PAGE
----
Soil Repair

Soil Repair

The most significant threat to tree health in an urban setting is soil compaction.Often times construction, pedestrian traffic, new landscaping, and an array of other things can lead to soil compaction. Soil conditions are extremely important to root development and are usually a direct reflection of a tree’s health. Nutrient rich un-compacted soils have an abundance of open spaces and small voids within the soil structure. These voids and spaces are commonly referred to as pores. These pores are where fibrous roots develop and thrive. The fibrous roots of a tree are responsible for up to 90 % of the tree’s nutrient and water uptake. Roots breathe and absorb water and nutrients through these pores. When compaction occurs it reduces and sometimes completely eliminates pore space in the soil. As a result, the roots are suffocated and unable to transport water and nutrients to the tree. In most cases the tree will be sent into a mortality spiral and die.

The following are services that can assist in alleviating compaction and restoring tree health. All services are performed with our specially designed air tool that utilizes compressed air to gently remove soil from around the roots without damaging them.

Root Collar Excavation (RCX)

Root-Collar-ExcavationA root collar excavation is a simple process that is performed with our specially designed air powered excavation tool. The tool uses compressed air about 90-120 PSI to fracture soil clumps and compacted layers within the soil. Once the soil has been excavated to a depth of 6-12 inches the root collar will be exposed. This process is not only a great way to help reduce compaction, it is also a method that allows us to inspect the root collar of a tree for defects. Most root collar excavations are only done in the immediate area of the tree trunk. This is where the root collar is found.

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Radial Trenching

Radial TrenchingRadial trenching uses the same basic air powered extraction methods as a RCX. The key difference between a RCX and radial trenching is the area in which the soil extraction is focused. A RCX removes all of the soil surrounding the trunk of a tree1-4 feet from the trunk. Radial trenching utilizes channels that extend out from the trunk to the edge of the tree’s canopy or dripline. Trench patterns can be compared to bicycle spokes. The spacing between the trenches as well as their length is dependent upon the severity of the compaction or reason for the trenching. Trenches may be spaced 8-10 feet apart or more on a site where only minor damage has occurred and can be as close as one foot apart on severely compromised sites.

Soil Amendments

Soil AmendmentsAlmost as important as the aeration process is the reinstallation of amended soil. After excavating compacted soil it is important to make the necessary amendments to the soil structure and profile. A good healthy soil is comprised of 5% organic material, 50% pore space, and 45% minerals such as sand, dirt, clay, and rocks. Taking a soil sample to analyze the nutrient content is always recommended. Once the soil analysis is complete, a custom blend of nutrients can be added to the soil along with beneficial fungi and microorganisms such as mycorrhizae. Our certified arborists are experts in identifying soil deficiencies and making the necessary repairs.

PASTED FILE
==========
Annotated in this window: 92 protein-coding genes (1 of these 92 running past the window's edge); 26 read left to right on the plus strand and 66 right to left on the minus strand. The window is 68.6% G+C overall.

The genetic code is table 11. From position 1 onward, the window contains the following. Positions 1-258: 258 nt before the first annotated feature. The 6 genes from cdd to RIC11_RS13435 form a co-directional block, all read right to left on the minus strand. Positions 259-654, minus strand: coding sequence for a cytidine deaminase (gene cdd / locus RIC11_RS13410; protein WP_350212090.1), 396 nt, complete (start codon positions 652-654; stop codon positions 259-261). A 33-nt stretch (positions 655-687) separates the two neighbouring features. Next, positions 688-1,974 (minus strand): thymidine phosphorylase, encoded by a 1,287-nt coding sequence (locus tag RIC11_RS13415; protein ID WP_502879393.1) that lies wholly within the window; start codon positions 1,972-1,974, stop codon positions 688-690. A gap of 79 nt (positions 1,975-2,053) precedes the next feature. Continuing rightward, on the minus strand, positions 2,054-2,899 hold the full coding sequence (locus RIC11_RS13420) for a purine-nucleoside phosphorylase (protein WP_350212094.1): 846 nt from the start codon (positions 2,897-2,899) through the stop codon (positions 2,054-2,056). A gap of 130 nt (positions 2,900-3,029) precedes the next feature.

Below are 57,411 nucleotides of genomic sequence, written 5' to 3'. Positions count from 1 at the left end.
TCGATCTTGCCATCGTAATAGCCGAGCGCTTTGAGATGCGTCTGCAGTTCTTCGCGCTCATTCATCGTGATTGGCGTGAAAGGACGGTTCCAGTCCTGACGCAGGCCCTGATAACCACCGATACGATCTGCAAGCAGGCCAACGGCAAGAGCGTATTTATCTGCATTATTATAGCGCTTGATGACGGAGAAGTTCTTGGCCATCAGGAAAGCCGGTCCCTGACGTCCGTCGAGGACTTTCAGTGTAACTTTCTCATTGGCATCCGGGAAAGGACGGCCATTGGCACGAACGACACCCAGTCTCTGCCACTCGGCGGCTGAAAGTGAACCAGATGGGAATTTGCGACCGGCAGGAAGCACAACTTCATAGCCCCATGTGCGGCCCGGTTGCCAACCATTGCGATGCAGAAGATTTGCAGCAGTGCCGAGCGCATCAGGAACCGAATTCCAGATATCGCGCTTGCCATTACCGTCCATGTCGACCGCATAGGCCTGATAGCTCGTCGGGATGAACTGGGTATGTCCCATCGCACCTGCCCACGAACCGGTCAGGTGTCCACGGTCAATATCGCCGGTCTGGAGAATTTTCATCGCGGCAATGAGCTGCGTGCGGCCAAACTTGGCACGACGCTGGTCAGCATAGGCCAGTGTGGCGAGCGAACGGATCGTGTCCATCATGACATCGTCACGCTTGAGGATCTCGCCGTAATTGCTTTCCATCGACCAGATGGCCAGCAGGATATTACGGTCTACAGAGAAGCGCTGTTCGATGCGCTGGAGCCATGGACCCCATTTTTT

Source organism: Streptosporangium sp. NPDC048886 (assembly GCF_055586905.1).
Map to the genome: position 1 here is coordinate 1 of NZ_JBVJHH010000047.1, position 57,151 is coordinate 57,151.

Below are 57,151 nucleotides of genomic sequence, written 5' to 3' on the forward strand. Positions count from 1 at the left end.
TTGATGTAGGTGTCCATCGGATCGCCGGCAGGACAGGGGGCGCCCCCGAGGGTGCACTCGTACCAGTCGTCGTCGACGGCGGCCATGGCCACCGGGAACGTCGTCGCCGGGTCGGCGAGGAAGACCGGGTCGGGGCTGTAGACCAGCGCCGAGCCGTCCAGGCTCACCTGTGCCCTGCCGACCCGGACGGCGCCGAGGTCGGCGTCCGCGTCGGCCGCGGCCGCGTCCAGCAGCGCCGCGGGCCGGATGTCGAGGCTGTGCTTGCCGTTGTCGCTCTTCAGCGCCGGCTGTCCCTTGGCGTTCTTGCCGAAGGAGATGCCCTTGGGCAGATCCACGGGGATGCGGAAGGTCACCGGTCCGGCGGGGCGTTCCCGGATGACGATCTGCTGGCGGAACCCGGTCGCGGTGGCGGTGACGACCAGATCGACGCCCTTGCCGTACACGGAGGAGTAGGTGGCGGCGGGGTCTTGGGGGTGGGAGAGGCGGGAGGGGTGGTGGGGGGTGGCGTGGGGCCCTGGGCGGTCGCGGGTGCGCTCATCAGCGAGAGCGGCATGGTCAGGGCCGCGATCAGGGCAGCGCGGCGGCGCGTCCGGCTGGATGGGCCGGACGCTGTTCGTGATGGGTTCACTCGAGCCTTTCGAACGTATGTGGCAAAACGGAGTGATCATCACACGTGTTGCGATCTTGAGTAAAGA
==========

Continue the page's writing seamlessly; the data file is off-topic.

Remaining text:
It is important to install a fresh layer of organic mulch after the aeration and amendment processes. Mulch helps trees in so many ways. When properly installed, mulch will help tree roots retain moisture, assist in moderating temperature extremes, provide nutrients, reduce future compaction, and so much more. Mulch should usually be spread no more than 3 inches deep.

Recent Soil Repair Project

Here is a video of a recent soil repair project that we performed for a client:

We were recently contacted by one of the area’s premier builders to evaluate damage to a historic white oak on one of their new home sites. Prior to the building process, the contractor had retained our services to install a tree protection zone around a 175 year old white oak. The tree protection zone remained in place throughout the construction of the home and great care was taken to protect the tree. Unfortunately, in the eleventh hour the landscape contractor mistakenly removed the tree protection fence and installed sod up to the base of the tree. The soil within the tree’s critical root zone was tilled and leveled during the process and the pore space was compacted. The tilling removed some of the tree’s roots and the equipment compacted the soil. As mentioned earlier, compacted soil reduces a tree’s ability to uptake water and nutrients.

After inspecting the area we were able to formulate a strategy to help this tree survive. We performed the following steps:

The first step in the process was to delicately remove the sod that had begun to root.

After the sod was removed, we performed a RCX to aerate around the trunk and inspect the anchoring and buttress roots for damage. We found one root that was severed and performed a root pruning and bark tracing to assist the wound in closing.

We then started the radial trenching process. Because the area was so large, additional trenches were installed laterally between the main trenches. All main trenches were placed 3 feet off center.

The soil was amended with a custom blended solution that included a fertilizer high in phosphorous and mycorrhizae to promote root development.

We installed a layer of organic mulch and watered the tree to help with the stress associated with exposing roots to open air.

The tree is doing fantastically and is expected to make a full recovery. Hopefully it will live another 200 years.

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